Initially, THIS wiki site states:

British Sign Language (BSL) is a sign language used in the United Kingdom (UK), and is the first or preferred language of some deaf people in the UK. There are 125,000[4] deaf adults in the UK who use BSL, plus an estimated 20,000 children. In 2011, 15,000 people living in England and Wales reported themselves using BSL as their main language.[5] The language makes use of space and involves movement of the hands, body, face, and head. Many thousands of people who are not deaf also use BSL, as hearing relatives of deaf people, sign language interpreters or as a result of other contact with the British deaf community.

Note the term 'some', and the immediate reference after of a statistic of 125,000, none of whom are validated anywhere in the systems of clinical records as using BSL, either as a first or assistive means of following speech, neither does it identify what level of proficiency any of them have.  The 15,000 statistics of England and Wales has also not been validated, as well as being challenged by the deaf campaigners who demanded the question entry, because it failed to validate their claims of over 95,000.

[With deference to the NDCS, 20,000 deaf children doesn't mean 20,000 deaf BSL-using children, it's a clinical fact, sign isn't a prime medium or immersive type of deaf education tuition at present].  The people that entered the 'data' designed it to look vague and biased towards the use of sign language, and its cultural aspirations.  Obviously, on the basis you say something often enough it is taken as fact even if it isn't. The NDCS however, hasn't officially endorsed this (Or indeed aspects of any BSL curriculum)..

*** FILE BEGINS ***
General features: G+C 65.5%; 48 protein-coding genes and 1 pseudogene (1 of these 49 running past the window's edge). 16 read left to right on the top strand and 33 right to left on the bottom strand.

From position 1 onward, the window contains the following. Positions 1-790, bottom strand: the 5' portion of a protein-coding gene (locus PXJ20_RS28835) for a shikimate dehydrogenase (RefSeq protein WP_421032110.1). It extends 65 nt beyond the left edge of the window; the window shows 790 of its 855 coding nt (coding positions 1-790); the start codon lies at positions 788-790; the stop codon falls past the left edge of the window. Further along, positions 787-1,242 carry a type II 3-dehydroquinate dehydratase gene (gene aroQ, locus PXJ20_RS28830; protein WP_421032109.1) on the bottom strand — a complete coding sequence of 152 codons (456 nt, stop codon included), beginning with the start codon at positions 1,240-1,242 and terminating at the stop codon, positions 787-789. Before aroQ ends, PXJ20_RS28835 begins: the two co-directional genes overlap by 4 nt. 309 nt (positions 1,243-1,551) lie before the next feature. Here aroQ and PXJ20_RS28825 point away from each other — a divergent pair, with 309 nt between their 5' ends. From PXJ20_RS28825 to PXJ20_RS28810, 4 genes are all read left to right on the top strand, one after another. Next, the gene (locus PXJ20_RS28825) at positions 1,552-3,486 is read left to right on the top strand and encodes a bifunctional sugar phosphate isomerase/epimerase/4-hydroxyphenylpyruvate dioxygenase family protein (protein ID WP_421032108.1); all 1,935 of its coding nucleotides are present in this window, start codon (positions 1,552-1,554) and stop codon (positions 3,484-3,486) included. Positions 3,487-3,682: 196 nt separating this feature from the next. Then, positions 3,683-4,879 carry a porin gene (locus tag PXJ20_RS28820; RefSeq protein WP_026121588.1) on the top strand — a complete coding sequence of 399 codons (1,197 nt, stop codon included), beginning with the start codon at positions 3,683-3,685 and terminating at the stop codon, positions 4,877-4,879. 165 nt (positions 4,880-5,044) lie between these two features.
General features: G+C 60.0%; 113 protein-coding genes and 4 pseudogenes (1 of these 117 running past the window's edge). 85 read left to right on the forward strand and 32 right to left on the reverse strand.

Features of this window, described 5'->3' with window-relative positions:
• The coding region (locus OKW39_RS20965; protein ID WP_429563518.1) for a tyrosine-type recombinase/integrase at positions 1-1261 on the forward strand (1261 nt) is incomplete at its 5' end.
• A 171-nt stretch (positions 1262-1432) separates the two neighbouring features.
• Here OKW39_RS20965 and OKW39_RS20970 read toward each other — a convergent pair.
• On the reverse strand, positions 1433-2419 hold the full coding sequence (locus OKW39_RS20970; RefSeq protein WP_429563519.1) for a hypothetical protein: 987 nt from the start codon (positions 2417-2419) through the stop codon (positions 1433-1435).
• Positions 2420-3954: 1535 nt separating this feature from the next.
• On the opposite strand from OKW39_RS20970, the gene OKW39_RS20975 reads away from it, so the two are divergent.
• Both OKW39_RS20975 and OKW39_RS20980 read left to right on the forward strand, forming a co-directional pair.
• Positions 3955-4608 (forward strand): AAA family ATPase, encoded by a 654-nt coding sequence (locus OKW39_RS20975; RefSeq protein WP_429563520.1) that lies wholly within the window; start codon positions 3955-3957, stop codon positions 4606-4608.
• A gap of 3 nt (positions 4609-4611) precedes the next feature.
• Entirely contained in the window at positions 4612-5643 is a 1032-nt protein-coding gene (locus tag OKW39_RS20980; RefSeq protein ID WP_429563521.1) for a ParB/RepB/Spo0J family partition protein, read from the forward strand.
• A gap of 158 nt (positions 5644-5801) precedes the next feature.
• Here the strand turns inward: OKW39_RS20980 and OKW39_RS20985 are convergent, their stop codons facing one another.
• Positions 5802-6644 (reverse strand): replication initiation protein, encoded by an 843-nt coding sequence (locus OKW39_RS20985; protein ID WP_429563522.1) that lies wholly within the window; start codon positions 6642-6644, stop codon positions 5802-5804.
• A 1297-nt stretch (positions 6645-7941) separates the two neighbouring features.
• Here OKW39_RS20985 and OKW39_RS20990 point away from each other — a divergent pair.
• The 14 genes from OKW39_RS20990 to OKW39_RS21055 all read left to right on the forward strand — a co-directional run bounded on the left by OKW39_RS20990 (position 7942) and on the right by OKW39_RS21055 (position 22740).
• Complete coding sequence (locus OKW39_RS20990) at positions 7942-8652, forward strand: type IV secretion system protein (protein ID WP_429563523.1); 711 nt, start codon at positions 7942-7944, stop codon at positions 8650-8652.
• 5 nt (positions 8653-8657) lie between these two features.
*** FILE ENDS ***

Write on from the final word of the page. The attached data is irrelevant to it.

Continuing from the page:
The census simply notes 15,000 have claimed its usage, again where used and to what degree is not noted either, those questions were never asked as they would violate the data protection acts, and require validation via assessment.  The basic question 'Are you actually deaf?' was never asked either because there are contended definitions and too many personal perceptions of what deafness is.  Profound no longer seems to apply.  Where the other 105,000 (!) BSL deaf come from, is anyone's guess, but neither N Ireland or Scotland has those extra people despite Scotland claiming 350,000 deaf there and N. Ireland another 200,000,  (An apparent secret pandemic in those two areas of the UK!). NO validated stat exists as to their preferred or actual primary communication approaches in those areas either.  Each is quoting CLINICAL definitions, not cultural or sign-based truisims or recorded fact.

Wiki also states it has its own grammar which is still in contention as too many aspects of the host language and Grammar (English), Are the basis for BSL.  The reference citing 'The Deaf Pub' does not seem to provide academic credibility to the wiki entry either.  The entire BSL issue is based on hearsay and charitable claims, none of which can be validated because there is no legal avenue of determining facts from individuals.  

There ARE clinical validations that state degrees of deafness and hearing loss, but NO records on what means they are using to communicate really exist, (apart from the take up of BSL interpreter support which is nowhere near 15,000), but again, the systems that pay for, and provide that support, do not keep accurate records or, include Hard of Hearing 'support' as BSL support too because sensory loss support is 'inclusive' for the sake of record-keeping.  There is no effective records kept if deaf support IS BSL, or some other means used to follow.  Many systems record deaf people as disabled etc which usually means stats are repeated for each category that is used to record deafness.

E.G. Welsh governmental sites cited no less than 11 different categories where deaf people were listed as being a part of.    The onset of cultural demands and the 'language' rights issue meant that governmental agencies adopted culture and BSL to all 11 areas as part of its access and inclusion process, hence the highly inflated claims of BSL users and it's usage.  Deaf equals culture and language rules and editing to identify aren't done, such sites reflect current 'belief' and not current accurate data.